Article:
The Properties of Cork

Today, my depression is so bad that even news of a potential new job could not crack my face into a smile.
I feel muffled, enclosed, slow.
Like cork.
Cork muffles.
It stoppers.
But it also prevents breakage.
It breathes, though minutely and slowly.
Cork is the inner bark of the cork oak tree, which grows mainly in southwest Europe and northwest Africa.
It is the name of both an Irish city and a county.
It is an international sailing race held annually in Kingston, Ontario, Canada.
Made into a bulletin board, you can stick sharp pins in it repeatedly.
It is a last name.
It can taint wine.
Cork is impermeable.
It is buoyant.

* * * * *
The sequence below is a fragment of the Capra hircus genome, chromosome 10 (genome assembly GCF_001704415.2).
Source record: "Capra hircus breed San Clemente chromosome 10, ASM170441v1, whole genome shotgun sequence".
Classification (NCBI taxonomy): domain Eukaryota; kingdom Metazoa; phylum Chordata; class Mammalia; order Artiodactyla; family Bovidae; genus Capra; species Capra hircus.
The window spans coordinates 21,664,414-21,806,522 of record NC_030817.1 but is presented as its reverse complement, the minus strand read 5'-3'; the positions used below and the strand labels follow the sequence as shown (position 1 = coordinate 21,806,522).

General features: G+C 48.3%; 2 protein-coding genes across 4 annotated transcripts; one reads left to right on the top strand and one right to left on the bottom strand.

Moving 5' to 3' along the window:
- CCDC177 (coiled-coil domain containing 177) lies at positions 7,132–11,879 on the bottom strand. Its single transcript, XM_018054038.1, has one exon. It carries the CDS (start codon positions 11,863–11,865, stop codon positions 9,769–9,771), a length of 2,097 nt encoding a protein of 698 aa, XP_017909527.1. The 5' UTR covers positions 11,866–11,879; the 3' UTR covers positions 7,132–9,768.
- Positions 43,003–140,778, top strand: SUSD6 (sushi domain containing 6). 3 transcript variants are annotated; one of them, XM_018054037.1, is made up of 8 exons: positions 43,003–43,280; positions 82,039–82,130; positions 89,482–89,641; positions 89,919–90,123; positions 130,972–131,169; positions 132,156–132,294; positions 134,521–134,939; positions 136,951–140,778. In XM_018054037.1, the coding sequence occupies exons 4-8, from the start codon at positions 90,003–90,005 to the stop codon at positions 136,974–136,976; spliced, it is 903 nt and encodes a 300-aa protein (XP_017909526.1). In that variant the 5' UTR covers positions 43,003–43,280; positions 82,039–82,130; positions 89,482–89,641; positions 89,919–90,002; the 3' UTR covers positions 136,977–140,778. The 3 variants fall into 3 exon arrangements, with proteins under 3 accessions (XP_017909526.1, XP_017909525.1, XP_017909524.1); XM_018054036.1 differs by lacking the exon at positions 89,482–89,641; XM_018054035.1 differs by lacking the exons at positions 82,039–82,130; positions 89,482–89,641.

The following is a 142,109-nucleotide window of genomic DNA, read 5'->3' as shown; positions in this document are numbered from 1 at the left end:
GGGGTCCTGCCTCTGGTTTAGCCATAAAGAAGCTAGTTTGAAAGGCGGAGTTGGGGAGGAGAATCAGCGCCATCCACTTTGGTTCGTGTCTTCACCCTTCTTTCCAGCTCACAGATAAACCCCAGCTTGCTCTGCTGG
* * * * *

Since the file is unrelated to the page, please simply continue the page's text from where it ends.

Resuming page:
It is flexible and elastic.
It resists fire.
It prevents water from penetrating.
It forms an important barrier to harmful solutes, and thus serves as protection from damage.
Cork can be harvested without killing the tree – but only every nine years.
52% of its annual production comes from Portugal.
It makes a lovely floor.
Cork is a good insulator.
It can be used as bricks.
It is used to fasten together sections of musical instruments, making them airtight.
It forms the core of a baseball.
Hung from hats, it keeps insects away from the face.
Footbeds are made from it.
It is sustainable.
It is used in spacecraft heat shields.
Place enough corks in a glass vase, and they become art.
I may be more like cork than I know.


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